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January 08, 2016

AHF Blows It Again On PrEP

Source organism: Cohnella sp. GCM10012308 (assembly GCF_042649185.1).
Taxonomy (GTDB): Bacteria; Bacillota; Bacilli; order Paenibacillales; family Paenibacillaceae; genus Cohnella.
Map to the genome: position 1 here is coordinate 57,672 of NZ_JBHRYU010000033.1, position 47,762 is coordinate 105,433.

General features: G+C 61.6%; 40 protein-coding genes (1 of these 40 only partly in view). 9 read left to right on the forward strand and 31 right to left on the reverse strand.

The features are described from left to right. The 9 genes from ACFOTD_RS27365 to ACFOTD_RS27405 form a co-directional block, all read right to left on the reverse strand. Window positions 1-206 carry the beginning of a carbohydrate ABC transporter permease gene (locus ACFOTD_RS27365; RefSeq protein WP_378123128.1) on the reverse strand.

LOS ANGELES—One of the things we love about AIDS Healthcare Foundation is that when they're caught making asses of themselves, their response, often, is just to double down. After all, just a couple of weeks ago, AHF ran an ad in several gay-oriented newspapers titled "PrEP: The Revolution That Didn't Happen," all about why the Center for Disease Control's (CDC) 2012 recommended policy that as many as 500,000 sexually active gays use pre-exposure prophylaxis (PrEP) regularly was a failure because so far, according to the CDC's own figures, only 21,000 people take it regularly. AVN punched holes in that theory here, but as of yesterday, AHF was (and, we're guessing, probably is) still peddling that horseshit. After all, AHF president Michael Weinstein once called Truvada, the first government-approved PrEP medication, a "party drug," and he's never wrong, right? And according to yesterday's AHF press release, Weinstein's description was "prophetic." "It now appears AHF President Michael Weinstein made a prophetic comment to an Associated Press reporter in April 2014 when he offhandedly [sic] referred to PrEP as a '… party drug'," the press release reads in part. "Since then, both he and AHF have been repeatedly and harshly criticized by the gay and AIDS communities for the observation, while Gilead itself now funds and promotes party use of Truvada as PrEP in violation of the law and FDA regulation." That so-called Gilead promotion of party use for Truvada all comes from an ad created by New York-based Public Health Solutions, titled "I Like to Party," for which Gilead Pharmaceuticals provided some of the funding. The 37-second ad can be seen here. "In what looks to be the first direct-to-consumer drug advertising paid for by Gilead Sciences, Inc. for use of its AIDS treatment, Truvada, as pre-exposure prophylaxis (PrEP) to prevent HIV infection in non-infected individuals, Gilead has paid for an ad that violates Food and Drug Administration (FDA) guidelines for PrEP by promoting off-label use of the drug by encouraging situational PrEP use for those who '… like to party'," AHF's PR states. As evidence for its claim, AHF refers to an article by Andrew Shaw, editor of the Queensland Pride magazine, posted on Australia's Gay News Network, titled "New US PrEP Ads Taget Men Who Like to Party." There's just one problem: Neither Shaw's article nor the ad itself, despite its title, suggest that Gilead or Public Health Solutions are encouraging anything other than daily use of PrEP. The ad features a 20-something guy who's obviously getting to go out for a night of partying, and opens with him saying, "When straight guys have a lot of sex, they're called studs. When gay guys have a lot of sex, they're called sluts... I like to party. I like to be safe." Now, if one goes simply by the ad actor's words, AHF might have a point—except for two things. Early on in the ad, when the actor goes to pick up his keys off his desk, he also picks up a pack of pills, one of which appears to have the blue coloring associated with Truvada, so it's clear that the character intends to take the pills sometime that night. More damning, however, is the ad's final image, which can be seen above. Yes, that's right: the character has actually programmed a reminder on his phone that says, "Time to prep!" If that character were, as AHF's press release suggests, someone who only took PrEP in anticipation of a one-night stand (as might befit either a "stud" or a "slut"), why would he program his phone to remind him to take it? The simple answer is, he wouldn't—unless it were a daily reminder to take his meds, exactly as the CDC recommends. Score another "FAIL" for AIDS Healthcare and Michael Weinstein, who ain't so "prophetic" after all.

 
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